Crossfading is a technique that creates a smooth transition from one sound to another. This audio effect works like a fader but in opposite directions, meaning the first source can fade out while the second fades in, and it all mixes together.
It’s often used in audio engineering to fill in the silence between two tracks, or even blend multiple sounds in the same song to create smooth changes rather than abrupt ones.
DJ’s often make use of the crossfading effect between tracks to enhance their music performance and to make sure that there aren’t any sudden silent gaps that could annoy the audience or the people on the dance floor.
Crossfading is sometimes spelled cross-fading and referred to as gapless playback or overlapping songs.
Note: Crossfading is the opposite of “butt splice,” which is when the end of the one piece of audio is joined directly with the beginning of the next, without any fading.
Analog vs Digital Crossfading
With the invention of digital music, it has become relatively easy to apply crossfading effects to a collection of songs without needing any special hardware or audio engineering knowledge.
It’s also much simpler to do compared to crossfading using analog equipment. If you’re old enough to remember analog tapes, crossfading required three cassette decks – two input sources and one for recording the mix.
Software Used to Crossfade Digital Music
Depending on what you want to achieve, there are several types of software applications (many free) that you can use to apply crossfading to your digital music library.
The categories of audio programs that often have the facility to create crossfades include:
- DJ Mixing Software – As well as gapless playback of your music files using crossfading, DJ programs also have other sound processing tools that you can use such as beat matching (BPM detection), time stretching, and sample looping.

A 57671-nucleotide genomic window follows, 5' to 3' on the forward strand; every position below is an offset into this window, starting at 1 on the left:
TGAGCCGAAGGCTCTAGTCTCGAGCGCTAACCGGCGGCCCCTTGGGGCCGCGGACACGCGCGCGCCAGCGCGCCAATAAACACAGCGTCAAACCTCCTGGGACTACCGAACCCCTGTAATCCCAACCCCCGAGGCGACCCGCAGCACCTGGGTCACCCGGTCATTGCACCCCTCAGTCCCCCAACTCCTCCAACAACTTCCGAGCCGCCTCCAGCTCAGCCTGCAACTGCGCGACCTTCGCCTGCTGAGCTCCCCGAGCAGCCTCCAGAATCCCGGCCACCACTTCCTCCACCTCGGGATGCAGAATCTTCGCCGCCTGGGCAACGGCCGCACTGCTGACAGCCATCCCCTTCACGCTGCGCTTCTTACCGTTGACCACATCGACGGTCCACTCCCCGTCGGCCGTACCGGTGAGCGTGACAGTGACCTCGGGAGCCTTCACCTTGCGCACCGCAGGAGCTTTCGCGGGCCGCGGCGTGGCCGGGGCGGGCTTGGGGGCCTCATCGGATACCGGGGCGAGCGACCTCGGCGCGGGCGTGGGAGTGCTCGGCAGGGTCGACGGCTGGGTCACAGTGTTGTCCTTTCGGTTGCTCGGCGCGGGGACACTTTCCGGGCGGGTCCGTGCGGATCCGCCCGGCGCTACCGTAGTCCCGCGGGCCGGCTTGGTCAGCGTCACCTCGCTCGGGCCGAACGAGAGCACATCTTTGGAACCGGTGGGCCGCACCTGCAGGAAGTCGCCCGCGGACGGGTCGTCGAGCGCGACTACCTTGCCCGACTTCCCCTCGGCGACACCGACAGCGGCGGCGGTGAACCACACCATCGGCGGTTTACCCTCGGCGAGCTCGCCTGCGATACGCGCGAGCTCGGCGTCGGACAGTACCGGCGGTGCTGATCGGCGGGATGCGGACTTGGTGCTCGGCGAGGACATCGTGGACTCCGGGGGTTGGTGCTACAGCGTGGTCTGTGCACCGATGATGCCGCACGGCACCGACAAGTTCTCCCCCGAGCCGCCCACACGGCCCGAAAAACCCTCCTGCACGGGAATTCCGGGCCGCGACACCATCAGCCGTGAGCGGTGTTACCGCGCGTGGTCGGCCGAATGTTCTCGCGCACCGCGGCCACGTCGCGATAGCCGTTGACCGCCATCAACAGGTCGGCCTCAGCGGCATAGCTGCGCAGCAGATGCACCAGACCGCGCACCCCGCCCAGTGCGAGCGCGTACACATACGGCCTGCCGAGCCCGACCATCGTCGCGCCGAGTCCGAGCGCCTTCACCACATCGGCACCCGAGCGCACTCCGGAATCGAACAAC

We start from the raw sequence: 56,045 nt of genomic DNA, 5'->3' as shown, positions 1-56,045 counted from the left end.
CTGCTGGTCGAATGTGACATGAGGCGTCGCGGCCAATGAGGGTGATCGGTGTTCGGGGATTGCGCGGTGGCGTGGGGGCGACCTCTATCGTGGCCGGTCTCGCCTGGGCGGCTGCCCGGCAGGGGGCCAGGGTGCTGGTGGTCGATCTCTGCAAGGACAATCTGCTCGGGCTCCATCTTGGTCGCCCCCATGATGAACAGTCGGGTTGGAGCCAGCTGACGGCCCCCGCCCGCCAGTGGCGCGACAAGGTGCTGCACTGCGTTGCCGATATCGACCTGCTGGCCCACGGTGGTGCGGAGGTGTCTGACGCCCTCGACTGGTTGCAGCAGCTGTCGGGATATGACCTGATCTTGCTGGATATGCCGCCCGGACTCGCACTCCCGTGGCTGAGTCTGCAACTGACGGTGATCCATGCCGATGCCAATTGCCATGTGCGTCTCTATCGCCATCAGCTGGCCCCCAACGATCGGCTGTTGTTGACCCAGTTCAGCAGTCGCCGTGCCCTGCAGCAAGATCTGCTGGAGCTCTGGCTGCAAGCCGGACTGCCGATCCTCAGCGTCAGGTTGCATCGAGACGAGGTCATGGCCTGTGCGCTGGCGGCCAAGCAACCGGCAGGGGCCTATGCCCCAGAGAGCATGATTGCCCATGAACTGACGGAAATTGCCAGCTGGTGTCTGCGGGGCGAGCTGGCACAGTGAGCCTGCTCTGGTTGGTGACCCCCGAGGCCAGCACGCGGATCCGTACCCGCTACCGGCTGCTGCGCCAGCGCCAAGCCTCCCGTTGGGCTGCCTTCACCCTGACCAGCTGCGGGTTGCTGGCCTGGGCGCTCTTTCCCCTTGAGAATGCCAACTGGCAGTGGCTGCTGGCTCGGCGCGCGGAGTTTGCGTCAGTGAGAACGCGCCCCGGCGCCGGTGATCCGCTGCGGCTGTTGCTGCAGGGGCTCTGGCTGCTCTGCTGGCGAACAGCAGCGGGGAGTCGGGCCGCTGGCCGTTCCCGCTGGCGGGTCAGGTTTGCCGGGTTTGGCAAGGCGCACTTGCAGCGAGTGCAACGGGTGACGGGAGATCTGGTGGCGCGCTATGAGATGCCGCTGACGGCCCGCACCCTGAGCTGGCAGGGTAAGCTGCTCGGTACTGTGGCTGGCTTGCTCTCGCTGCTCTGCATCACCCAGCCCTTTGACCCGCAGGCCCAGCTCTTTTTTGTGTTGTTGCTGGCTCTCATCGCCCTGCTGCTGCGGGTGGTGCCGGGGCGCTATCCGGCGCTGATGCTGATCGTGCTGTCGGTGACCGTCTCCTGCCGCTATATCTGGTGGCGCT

- Media Players – Many jukebox software programs like iTunes, Windows Media Player, and others come with an automatic crossfading feature that can be used not only for music files, but also for your playlists too. For ease-of-use, software media players are probably as simple as it gets.
- CD Burning Software – Some DVD/CD burning software can be used to burn digital audio files to audio CDs that have crossfading. This is a type virtual crossfading that’s added to the music during the burning session. The process does not alter any of your original files, so they remain unchanged on your computer’s hard drive.
- Audio Editors – Audio editing software such as the free Audacity program can be used to create new mixes that have crossfaded tracks. This type of software is a bit different from the other examples above (excluding audio CD burning) – you are actually creating a new digital audio file, rather than just adding a non-permanent effect.
- Online Music Services – Some online music services provide free application downloads that can crossfade streaming audio using extra buffering. Spotify is one example (see how here) that provides this facility in both its desktop and mobile software.
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